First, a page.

Can you imagine if you had no choice but to speak another language unknown to most people?
A man goes in for a coffee and comes out with a double shot of human compassion.
When Ibby Piracha, a deaf man from Leesburg, Virginia, headed into his regular Starbucks location last week, he wasn't expecting a random act of empathy.
But then the barista pulled a surprise move. She handed him a note and then asked him in sign language what he wanted to drink.
Piracha told the local ABC news affiliate he was moved that she was motivated to dedicate herself to learning American Sign Language (ASL).
"She actually wanted to learn a different language. ... Sign language is really a totally different language and it was something that she wanted to do because of me? Because I was a deaf customer? I was very, very impressed."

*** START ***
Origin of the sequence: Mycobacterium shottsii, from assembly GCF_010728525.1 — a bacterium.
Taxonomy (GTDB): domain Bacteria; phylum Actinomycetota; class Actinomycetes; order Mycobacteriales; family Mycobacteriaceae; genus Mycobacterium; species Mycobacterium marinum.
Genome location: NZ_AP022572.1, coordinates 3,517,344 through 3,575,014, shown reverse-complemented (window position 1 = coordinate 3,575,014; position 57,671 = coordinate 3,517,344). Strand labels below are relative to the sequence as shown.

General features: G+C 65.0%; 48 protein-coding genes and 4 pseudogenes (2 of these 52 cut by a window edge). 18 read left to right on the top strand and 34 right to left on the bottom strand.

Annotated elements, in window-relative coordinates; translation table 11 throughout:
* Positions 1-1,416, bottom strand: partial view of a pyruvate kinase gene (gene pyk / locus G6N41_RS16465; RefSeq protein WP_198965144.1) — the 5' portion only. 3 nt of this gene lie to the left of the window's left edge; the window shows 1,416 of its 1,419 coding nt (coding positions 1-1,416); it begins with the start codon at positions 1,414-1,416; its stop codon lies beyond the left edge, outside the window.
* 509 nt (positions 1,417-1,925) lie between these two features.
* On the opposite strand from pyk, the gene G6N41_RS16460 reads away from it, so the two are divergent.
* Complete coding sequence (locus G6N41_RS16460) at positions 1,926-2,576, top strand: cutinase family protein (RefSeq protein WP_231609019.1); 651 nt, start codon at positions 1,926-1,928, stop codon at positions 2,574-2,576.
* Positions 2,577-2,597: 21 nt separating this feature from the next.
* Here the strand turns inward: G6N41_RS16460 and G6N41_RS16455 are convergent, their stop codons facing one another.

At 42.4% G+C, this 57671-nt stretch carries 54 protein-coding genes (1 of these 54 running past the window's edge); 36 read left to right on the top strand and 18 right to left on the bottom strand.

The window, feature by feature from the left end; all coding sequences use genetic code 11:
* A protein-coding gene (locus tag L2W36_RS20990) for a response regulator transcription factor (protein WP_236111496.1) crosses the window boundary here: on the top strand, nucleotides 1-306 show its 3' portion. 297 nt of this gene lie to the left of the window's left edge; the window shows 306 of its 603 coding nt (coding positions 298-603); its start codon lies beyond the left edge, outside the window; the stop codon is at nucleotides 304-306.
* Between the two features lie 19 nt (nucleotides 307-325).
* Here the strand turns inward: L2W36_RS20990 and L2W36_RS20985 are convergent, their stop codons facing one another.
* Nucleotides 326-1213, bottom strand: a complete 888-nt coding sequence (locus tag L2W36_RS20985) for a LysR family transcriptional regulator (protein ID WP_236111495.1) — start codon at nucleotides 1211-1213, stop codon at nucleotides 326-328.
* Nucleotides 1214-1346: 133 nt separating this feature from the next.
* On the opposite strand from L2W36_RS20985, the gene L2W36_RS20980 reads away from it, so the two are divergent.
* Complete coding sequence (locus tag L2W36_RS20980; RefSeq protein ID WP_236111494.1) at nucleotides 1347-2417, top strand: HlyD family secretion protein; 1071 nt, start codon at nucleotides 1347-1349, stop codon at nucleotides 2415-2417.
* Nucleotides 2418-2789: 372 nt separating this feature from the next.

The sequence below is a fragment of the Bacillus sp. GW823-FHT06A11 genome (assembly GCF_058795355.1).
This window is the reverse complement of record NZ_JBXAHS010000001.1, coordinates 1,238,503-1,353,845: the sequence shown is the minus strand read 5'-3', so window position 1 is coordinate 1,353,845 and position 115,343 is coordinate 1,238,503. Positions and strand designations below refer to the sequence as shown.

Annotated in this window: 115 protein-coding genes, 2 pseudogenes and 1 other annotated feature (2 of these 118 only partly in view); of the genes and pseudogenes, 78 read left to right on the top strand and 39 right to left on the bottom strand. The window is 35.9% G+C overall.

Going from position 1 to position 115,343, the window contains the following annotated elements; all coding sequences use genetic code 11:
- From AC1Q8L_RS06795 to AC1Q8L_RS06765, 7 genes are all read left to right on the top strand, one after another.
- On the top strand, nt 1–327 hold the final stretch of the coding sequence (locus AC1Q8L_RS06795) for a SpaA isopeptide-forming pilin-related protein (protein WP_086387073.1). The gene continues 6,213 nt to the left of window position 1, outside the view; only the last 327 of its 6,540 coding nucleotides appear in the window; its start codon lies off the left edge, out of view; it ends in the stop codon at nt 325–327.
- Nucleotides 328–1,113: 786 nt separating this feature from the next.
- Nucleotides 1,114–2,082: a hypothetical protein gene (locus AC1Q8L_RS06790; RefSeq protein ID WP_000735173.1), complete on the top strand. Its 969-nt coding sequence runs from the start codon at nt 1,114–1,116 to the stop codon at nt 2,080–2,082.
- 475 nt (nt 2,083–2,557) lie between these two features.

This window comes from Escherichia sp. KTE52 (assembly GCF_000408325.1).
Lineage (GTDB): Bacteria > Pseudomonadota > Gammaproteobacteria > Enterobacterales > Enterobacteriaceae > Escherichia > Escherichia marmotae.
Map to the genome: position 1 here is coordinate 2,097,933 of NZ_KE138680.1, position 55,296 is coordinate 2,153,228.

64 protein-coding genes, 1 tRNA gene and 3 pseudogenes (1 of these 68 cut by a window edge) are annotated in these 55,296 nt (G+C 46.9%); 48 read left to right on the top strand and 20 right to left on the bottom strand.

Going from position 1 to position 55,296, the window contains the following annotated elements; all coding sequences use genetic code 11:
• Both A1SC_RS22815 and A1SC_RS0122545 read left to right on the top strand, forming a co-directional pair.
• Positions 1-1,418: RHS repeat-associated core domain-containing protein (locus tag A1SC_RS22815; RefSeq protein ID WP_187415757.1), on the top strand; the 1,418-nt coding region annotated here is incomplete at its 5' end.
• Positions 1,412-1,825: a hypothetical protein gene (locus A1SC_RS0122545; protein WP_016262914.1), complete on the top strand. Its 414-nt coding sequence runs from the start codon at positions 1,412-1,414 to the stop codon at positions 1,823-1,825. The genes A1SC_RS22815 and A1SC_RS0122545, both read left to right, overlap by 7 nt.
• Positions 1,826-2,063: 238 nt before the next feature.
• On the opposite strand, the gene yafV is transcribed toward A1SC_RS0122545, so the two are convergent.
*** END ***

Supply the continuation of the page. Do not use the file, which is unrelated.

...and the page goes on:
Just how many people are missing out on easy transactions because of a hearing impairment?
According to the Gallaudet Research Institute's calculations from 2005, "anywhere from 9 to 22 out of every 1,000 people have a severe hearing impairment or are deaf."
And HearingLoss.org reports that "hearing loss is a major public health issue that is the third most common physical condition after arthritis and heart disease."
What would happen if more agencies, businesses, and online media outlets provided services for those who speak ASL, or provided transcripts for the deaf and hard of hearing?
The world might just be a little more inclusive, making Ibby Piracha and other deaf citizens like him feel just a little bit more at home.